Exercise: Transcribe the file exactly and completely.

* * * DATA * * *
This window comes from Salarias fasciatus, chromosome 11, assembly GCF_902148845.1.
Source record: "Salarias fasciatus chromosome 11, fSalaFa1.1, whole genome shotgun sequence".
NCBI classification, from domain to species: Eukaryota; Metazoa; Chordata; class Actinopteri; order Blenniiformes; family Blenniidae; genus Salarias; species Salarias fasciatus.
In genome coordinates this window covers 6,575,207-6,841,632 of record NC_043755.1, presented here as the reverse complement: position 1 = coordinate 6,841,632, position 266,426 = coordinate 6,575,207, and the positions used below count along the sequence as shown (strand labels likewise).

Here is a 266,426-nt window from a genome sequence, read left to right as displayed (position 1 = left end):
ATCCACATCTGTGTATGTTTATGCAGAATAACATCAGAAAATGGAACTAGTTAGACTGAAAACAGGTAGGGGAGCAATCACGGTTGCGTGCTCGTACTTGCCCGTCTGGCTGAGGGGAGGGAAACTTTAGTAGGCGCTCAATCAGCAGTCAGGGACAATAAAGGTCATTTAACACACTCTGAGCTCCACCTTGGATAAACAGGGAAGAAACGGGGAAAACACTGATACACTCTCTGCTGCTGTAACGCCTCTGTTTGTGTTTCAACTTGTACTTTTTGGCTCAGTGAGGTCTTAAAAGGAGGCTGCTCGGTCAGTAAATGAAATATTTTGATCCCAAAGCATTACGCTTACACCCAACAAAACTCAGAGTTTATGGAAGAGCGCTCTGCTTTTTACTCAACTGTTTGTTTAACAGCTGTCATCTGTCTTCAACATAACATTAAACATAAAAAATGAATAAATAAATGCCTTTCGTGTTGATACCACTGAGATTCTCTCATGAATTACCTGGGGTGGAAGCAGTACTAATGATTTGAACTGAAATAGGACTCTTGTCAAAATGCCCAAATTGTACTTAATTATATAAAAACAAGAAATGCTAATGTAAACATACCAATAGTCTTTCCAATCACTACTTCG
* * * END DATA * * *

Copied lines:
This window comes from Salarias fasciatus, chromosome 11, assembly GCF_902148845.1.
Source record: "Salarias fasciatus chromosome 11, fSalaFa1.1, whole genome shotgun sequence".
NCBI classification, from domain to species: Eukaryota; Metazoa; Chordata; class Actinopteri; order Blenniiformes; family Blenniidae; genus Salarias; species Salarias fasciatus.
In genome coordinates this window covers 6,575,207-6,841,632 of record NC_043755.1, presented here as the reverse complement: position 1 = coordinate 6,841,632, position 266,426 = coordinate 6,575,207, and the positions used below count along the sequence as shown (strand labels likewise).

Here is a 266,426-nt window from a genome sequence, read left to right as displayed (position 1 = left end):
ATCCACATCTGTGTATGTTTATGCAGAATAACATCAGAAAATGGAACTAGTTAGACTGAAAACAGGTAGGGGAGCAATCACGGTTGCGTGCTCGTACTTGCCCGTCTGGCTGAGGGGAGGGAAACTTTAGTAGGCGCTCAATCAGCAGTCAGGGACAATAAAGGTCATTTAACACACTCTGAGCTCCACCTTGGATAAACAGGGAAGAAACGGGGAAAACACTGATACACTCTCTGCTGCTGTAACGCCTCTGTTTGTGTTTCAACTTGTACTTTTTGGCTCAGTGAGGTCTTAAAAGGAGGCTGCTCGGTCAGTAAATGAAATATTTTGATCCCAAAGCATTACGCTTACACCCAACAAAACTCAGAGTTTATGGAAGAGCGCTCTGCTTTTTACTCAACTGTTTGTTTAACAGCTGTCATCTGTCTTCAACATAACATTAAACATAAAAAATGAATAAATAAATGCCTTTCGTGTTGATACCACTGAGATTCTCTCATGAATTACCTGGGGTGGAAGCAGTACTAATGATTTGAACTGAAATAGGACTCTTGTCAAAATGCCCAAATTGTACTTAATTATATAAAAACAAGAAATGCTAATGTAAACATACCAATAGTCTTTCCAATCACTACTTCG